In Mark 3:21 and 31-35 Jesus’ family is presented in a very negative light (in typically Markan “sandwich” fashion, 3:22-30 is a digression; Mark often begins a story, then relates a different story, then returns to finish the story he started earlier).
And when his family heard it, they went out to seize him, for they were saying, “He is beside himself.” … And his mother and his brothers came; and standing outside they sent to him and called him. And a crowd was sitting about him; and they said to him, “Your mother and your brothers are outside, asking for you.” And he replied, “Who are my mother and my brothers?” And looking around on those who sat about him, he said, “Here are my mother and my brothers! Whoever does the will of God is my brother, and sister, and mother.”
It is interesting to see the interpretive legerdemain some commentators get into as they try to read this as though it was actually not meant to reflect negatively on Jesus’ family. One I read recently tries to argue that the Greek phrase hoi par autou in 3:21 should not be translated “family” — although that is a common meaning of the phrase and is clearly the appropriate one since Jesus’ “mother and brothers” are the people who actually show up after hoi par autou “go out” to seize Jesus. The translators of some English versions get into this act as well, translating elegon gar (“for they were saying”) as “for people were saying” to try to make it sound as though it was someone other than Jesus’ family who thought Jesus was out of his mind.
This is the sort of thing that Spinoza had in mind when he criticized biblical scholars’ common practice of distorting meaning “in order to make it conform with some truth already entertained.” That quote appears in Frank Kermode’s The Genesis of Secrecy in a discussion where Kermode criticizes biblical scholars for what he sees as futile efforts at historicizing. He argues that biblical scholars go astray when they “ignore what is written in favor of what it is written about.” (119) Or to use the terminology of Spinoza, they try to focus on the truth of texts rather than what they mean.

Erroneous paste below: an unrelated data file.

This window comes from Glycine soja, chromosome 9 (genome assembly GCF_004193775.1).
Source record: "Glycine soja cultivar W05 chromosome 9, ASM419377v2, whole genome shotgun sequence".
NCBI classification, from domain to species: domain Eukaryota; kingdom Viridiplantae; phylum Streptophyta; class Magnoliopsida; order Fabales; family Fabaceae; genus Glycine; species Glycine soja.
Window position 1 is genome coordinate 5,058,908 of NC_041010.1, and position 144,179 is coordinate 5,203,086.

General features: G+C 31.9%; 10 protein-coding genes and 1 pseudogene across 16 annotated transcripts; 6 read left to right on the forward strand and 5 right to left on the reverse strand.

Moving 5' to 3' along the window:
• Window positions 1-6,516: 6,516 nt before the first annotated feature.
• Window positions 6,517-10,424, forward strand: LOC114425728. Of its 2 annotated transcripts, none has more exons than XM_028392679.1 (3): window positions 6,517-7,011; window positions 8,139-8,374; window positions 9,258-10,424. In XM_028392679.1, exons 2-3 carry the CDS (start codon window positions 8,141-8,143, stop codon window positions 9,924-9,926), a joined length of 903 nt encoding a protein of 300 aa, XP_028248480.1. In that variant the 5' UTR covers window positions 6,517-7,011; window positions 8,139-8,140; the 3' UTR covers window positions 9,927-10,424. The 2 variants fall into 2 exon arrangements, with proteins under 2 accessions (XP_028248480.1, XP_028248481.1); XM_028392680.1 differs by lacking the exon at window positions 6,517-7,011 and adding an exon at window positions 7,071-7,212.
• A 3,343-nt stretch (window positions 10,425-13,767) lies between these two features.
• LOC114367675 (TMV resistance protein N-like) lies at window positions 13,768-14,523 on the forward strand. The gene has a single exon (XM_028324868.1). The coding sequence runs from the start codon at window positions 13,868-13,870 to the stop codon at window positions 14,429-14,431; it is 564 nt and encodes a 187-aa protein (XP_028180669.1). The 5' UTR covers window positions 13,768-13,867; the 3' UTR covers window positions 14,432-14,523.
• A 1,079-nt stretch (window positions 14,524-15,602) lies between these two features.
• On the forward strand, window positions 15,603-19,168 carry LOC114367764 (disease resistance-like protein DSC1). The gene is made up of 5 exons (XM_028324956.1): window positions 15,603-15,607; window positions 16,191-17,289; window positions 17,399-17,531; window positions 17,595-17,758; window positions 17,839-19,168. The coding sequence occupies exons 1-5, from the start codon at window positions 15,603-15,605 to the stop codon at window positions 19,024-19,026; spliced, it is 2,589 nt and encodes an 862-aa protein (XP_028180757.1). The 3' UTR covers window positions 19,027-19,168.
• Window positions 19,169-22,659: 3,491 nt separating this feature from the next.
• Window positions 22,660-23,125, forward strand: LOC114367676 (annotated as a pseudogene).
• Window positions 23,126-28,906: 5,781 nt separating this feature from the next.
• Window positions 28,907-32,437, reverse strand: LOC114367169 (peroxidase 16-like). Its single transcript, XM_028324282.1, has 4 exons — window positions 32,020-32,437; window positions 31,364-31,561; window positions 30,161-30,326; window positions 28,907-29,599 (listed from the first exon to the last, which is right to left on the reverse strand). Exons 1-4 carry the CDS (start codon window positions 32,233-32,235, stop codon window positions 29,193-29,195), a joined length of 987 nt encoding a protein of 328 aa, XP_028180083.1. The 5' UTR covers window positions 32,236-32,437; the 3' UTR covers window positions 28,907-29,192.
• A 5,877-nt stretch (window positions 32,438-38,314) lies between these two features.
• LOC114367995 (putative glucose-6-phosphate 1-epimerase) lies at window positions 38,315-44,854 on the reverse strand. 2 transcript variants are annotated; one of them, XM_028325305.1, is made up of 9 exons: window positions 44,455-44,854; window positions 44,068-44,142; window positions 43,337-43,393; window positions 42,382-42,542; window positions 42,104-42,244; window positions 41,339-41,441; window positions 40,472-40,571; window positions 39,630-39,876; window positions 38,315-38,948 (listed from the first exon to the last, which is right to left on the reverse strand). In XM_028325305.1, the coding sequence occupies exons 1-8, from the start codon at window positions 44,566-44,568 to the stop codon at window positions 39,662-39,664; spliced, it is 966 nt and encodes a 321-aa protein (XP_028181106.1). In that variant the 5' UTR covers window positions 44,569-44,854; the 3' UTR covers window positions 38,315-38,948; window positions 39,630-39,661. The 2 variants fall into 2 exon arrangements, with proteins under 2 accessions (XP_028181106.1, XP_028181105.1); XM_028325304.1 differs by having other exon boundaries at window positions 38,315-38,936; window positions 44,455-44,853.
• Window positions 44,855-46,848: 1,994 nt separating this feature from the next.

Clearly in one respect he is right and the text from Mark ch.3 is a great example of that. These interpreters are so focused on what the text is apparently about and linking it to what they think they know about Mary in particular (after all, Luke says she knew all about Jesus, right?) that it becomes impossible for them to accept the plain meaning of what the text actually says. To solve this problem Kermode says we must read the texts as literature and not as history; we must focus on what they mean, not on whether or not they are true. We must give up entirely on trying to ascertain the historical basis behind the texts or finding the truth of the matter:
Insofar as we can treat a text as not referring to what is outside or beyond it, we more easily understand that it has internal relationships independent of the coding procedures by which we may find it transparent upon a known world. We see why it has latent mysteries, intermittent radiances. But in acquiring this privilege, the interpreters lose the possibility of consensus, and of access to a single truth at the heart of the thing.